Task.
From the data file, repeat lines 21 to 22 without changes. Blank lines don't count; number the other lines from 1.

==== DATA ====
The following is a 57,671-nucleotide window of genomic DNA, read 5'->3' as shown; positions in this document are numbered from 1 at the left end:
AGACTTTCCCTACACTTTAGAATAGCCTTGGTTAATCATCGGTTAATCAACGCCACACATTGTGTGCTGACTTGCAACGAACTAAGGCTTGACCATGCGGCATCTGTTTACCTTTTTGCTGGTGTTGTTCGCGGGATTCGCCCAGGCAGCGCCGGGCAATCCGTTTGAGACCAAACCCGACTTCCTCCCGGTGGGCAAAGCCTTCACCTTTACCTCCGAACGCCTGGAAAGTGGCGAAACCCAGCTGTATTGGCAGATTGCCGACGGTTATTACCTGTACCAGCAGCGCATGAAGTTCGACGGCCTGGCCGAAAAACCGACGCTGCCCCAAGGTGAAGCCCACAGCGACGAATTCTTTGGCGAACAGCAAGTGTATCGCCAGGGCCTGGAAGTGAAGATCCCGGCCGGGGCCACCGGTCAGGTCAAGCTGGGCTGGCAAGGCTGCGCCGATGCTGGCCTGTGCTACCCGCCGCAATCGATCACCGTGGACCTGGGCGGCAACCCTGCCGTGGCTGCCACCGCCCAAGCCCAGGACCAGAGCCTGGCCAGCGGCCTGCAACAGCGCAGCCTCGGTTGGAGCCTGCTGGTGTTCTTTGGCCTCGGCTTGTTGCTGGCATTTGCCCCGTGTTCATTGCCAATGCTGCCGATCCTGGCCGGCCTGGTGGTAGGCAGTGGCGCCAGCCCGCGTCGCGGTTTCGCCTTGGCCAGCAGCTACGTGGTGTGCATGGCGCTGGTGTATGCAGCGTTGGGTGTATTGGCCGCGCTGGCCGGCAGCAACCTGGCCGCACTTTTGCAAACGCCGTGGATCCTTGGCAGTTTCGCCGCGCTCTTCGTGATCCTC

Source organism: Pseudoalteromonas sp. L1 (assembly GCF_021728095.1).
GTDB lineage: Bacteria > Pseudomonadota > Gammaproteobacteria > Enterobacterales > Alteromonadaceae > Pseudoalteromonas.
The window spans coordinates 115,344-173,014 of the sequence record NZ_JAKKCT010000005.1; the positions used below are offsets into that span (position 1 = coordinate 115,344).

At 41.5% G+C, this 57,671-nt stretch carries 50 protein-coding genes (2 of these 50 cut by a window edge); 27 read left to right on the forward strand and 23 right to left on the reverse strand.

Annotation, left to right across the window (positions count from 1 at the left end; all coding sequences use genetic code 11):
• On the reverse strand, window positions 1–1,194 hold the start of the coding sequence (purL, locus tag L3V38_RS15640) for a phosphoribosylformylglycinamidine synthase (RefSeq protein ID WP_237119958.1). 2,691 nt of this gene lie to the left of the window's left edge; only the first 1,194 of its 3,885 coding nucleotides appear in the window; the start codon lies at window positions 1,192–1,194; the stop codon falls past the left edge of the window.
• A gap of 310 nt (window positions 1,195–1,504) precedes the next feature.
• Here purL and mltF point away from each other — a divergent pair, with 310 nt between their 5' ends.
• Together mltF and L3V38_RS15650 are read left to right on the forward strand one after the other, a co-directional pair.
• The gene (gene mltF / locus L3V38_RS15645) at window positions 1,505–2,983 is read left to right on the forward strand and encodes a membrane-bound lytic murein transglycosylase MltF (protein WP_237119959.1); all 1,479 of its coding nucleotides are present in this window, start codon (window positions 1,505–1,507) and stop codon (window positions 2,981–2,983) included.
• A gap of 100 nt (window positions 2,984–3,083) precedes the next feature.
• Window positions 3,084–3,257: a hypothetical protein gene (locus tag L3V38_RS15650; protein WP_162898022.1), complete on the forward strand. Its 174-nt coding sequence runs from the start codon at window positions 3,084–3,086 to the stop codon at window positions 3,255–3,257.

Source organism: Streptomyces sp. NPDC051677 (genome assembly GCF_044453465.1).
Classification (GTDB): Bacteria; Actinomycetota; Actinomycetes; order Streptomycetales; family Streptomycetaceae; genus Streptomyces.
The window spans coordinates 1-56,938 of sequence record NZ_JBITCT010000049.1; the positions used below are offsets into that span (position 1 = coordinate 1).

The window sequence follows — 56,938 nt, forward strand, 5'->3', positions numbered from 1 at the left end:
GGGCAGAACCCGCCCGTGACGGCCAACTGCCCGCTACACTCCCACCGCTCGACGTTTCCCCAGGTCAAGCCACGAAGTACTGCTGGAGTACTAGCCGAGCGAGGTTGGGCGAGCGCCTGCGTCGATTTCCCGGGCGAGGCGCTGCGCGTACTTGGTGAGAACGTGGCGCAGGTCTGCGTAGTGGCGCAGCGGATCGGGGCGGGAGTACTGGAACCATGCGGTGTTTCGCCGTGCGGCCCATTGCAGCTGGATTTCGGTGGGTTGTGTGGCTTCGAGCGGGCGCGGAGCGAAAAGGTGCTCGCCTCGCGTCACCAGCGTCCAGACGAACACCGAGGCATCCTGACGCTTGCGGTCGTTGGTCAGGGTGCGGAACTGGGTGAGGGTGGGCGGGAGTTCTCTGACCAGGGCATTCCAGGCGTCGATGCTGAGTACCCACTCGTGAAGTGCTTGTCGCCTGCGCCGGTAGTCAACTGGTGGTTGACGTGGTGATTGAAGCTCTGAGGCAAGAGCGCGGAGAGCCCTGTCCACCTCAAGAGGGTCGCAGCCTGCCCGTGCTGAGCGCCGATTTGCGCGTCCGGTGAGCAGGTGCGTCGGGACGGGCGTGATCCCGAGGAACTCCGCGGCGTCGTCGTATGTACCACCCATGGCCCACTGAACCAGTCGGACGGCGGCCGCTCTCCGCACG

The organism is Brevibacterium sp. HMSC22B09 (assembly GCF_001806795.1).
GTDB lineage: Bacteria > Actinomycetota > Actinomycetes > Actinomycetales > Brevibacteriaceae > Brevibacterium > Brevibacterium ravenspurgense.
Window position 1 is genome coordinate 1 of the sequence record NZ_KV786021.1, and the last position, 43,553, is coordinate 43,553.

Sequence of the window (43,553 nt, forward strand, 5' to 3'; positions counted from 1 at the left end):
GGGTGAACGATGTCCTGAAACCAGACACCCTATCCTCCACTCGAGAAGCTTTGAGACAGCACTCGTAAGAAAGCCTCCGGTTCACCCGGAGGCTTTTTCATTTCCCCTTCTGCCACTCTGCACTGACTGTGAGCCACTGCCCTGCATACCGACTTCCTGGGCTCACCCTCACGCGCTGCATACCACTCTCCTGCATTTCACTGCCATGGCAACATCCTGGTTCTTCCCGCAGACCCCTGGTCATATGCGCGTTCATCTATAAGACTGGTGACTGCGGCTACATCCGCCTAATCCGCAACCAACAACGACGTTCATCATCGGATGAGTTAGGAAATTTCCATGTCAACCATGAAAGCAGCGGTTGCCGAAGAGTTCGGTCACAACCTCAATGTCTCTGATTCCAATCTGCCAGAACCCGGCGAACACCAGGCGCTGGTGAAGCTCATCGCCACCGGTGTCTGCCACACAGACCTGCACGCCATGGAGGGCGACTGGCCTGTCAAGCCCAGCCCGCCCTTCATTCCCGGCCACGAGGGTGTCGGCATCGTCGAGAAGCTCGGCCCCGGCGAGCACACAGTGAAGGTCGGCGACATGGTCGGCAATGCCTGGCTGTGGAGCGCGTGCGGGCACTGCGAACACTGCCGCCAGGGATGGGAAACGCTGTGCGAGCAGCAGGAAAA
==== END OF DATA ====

GTDB lineage: Bacteria > Actinomycetota > Actinomycetes > Actinomycetales > Brevibacteriaceae > Brevibacterium > Brevibacterium ravenspurgense.
Window position 1 is genome coordinate 1 of the sequence record NZ_KV786021.1, and the last position, 43,553, is coordinate 43,553.